The Rocky Mountain Irish

St. Patrick’s Day is not just a day to wear green–it has direct connections to Colorado history


Emery Ishmael

Sophomore Mikayla Johnson and Payton Shelley pose in the their Irish garb for St. Patrick’s Day 2022. “I like delicious food and the color green, so I love St. Patrick’s Day!” Yet when asked, she (like lots of students) had no idea why St. Patrick’s Day is celebrated. The answer doesn’t have to do with just Irish pride, but also Colorado pride.

Krystal Tschida, Staff Writer

Saint Patrick’s Day is celebrated annually on March 17 every year. The holiday is simple: it celebrates the legend of Saint Patrick, the patron saint of Ireland who drove all the snakes off the island and died on March 17, 461. For over a millennium, this national apostle of Ireland became synonymous with Irish pride, and his symbol the shamrock (a common plant that St. Patrick used to explain the nature of the Christian trinity to native Celts) has become a sign of luck. We celebrate each year by holding parades, helping our younger siblings build leprechaun traps, and wearing green (and pinching those who aren’t).

All of this is mostly common knowledge–even kindergartners know that St. Patrick’s Day means wearing green, pots of gold, and Ireland. But why do we here in Colorado make such a big deal about an Irish holiday? The truth is that America celebrates St. Patrick’s Day for a different reason: Irish heritage. While 11% of the US population has at least one Irish ancestor in their family tree, those with Irish heritage weren’t always popular. In fact, the story of Irish immigrants in Colorado is an inspirational story of survival.

It all started with the Irish Potato Famine of 1845. A fungus killed most of the potato crop in Ireland, which was the main food people ate. Without a good source of food, the Irish needed to move away to survive. While most people would assume that they would go to England or Scotland, as both are close to Ireland and speak the same language, they did not. After the Act of Union in 1801, Ireland became part of the United Kingdom, but England treated the Irish and Scottish as second-class citizens. One of the first things the British brought over to Ireland was their laws against Catholics, as England embraced the Anglican Church. Unfortunately, most of Ireland was (like St. Patrick himself) Catholic, and the population suffered because of this discrimination. Irish mayors were replaced by English-born mayors, and Catholics had their property taken away.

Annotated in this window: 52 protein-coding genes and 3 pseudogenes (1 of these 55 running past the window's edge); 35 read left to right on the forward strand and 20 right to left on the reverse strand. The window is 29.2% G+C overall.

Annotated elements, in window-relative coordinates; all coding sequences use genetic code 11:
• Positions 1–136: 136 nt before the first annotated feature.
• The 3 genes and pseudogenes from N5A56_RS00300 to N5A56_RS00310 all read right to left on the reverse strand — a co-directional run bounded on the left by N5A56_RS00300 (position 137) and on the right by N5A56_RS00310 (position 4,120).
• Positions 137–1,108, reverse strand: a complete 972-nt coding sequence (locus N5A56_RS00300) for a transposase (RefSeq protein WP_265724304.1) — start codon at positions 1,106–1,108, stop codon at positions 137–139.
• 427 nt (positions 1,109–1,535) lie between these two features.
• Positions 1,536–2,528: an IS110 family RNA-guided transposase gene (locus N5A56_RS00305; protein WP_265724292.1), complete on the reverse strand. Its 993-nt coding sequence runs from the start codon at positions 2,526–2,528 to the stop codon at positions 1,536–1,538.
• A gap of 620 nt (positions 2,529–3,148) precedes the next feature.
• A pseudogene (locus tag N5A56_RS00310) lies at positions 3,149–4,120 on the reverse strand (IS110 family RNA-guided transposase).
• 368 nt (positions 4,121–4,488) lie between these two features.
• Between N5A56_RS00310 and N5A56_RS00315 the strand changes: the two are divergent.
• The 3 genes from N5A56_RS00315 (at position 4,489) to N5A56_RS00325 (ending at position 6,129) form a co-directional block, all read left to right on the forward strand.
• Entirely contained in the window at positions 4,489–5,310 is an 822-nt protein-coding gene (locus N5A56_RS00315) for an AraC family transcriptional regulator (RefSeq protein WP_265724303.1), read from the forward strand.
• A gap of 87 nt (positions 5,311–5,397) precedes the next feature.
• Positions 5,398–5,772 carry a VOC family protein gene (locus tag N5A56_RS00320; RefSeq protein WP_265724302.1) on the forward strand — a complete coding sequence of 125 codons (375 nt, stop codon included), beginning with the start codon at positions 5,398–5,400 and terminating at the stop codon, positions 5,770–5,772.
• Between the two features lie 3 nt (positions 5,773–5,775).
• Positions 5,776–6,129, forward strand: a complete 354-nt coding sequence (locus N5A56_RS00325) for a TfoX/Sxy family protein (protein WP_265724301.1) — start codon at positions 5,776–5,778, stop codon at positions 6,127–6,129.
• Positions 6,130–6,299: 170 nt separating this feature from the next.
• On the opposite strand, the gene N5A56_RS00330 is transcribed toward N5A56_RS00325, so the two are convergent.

A flood of Irish immigrants came to the US in the wake of the Irish Potato Famine. Most of them found jobs as miners and laborers, especially in Colorado Territory. Here, a group of Irish immigrants gather on a hill outside Leadville; by 1880 (when this picture was taken, Leadville was home to over 4,000 Irish immigrants. (Courtesy of the Molly Brown Museum)

Going back to the famine: by the time 1845 rolled around, the Irish really hated Britain but stayed in Ireland because it was easier than moving away. Then there was no food with the famine, and thousands of Irish families got that final push to convince them to leave. Most of these refugees fleeing hunger and oppression went to America, as the country spoke English and also escaped British oppression.

While the Irish thought they would be welcomed by Americans, they found themselves shunned again as second-class citizens. Papers unfairly depicted the Irish immigrants as lazy, violent drunks, and so many Irishmen were arrested without cause that a police transport earned the nickname “Paddy wagon” (for St. Paddy, or St. Patrick). Even Irishmen with wealth discovered that they had to work as servants or open their businesses far from the city centers.

Fortunately,  the 1800s was a time when America was expanding West into new frontiers. While about half of the Irish population settled in major cities like New York City and Boston, the rest went to settle new areas of America in Appalachia and the far West. With the Treaty of Fort Laramie, Colorado was added to the American territories in 1851, and the Colorado Gold Rush of 1858 brought lots of workers to Colorado, especially the Irish.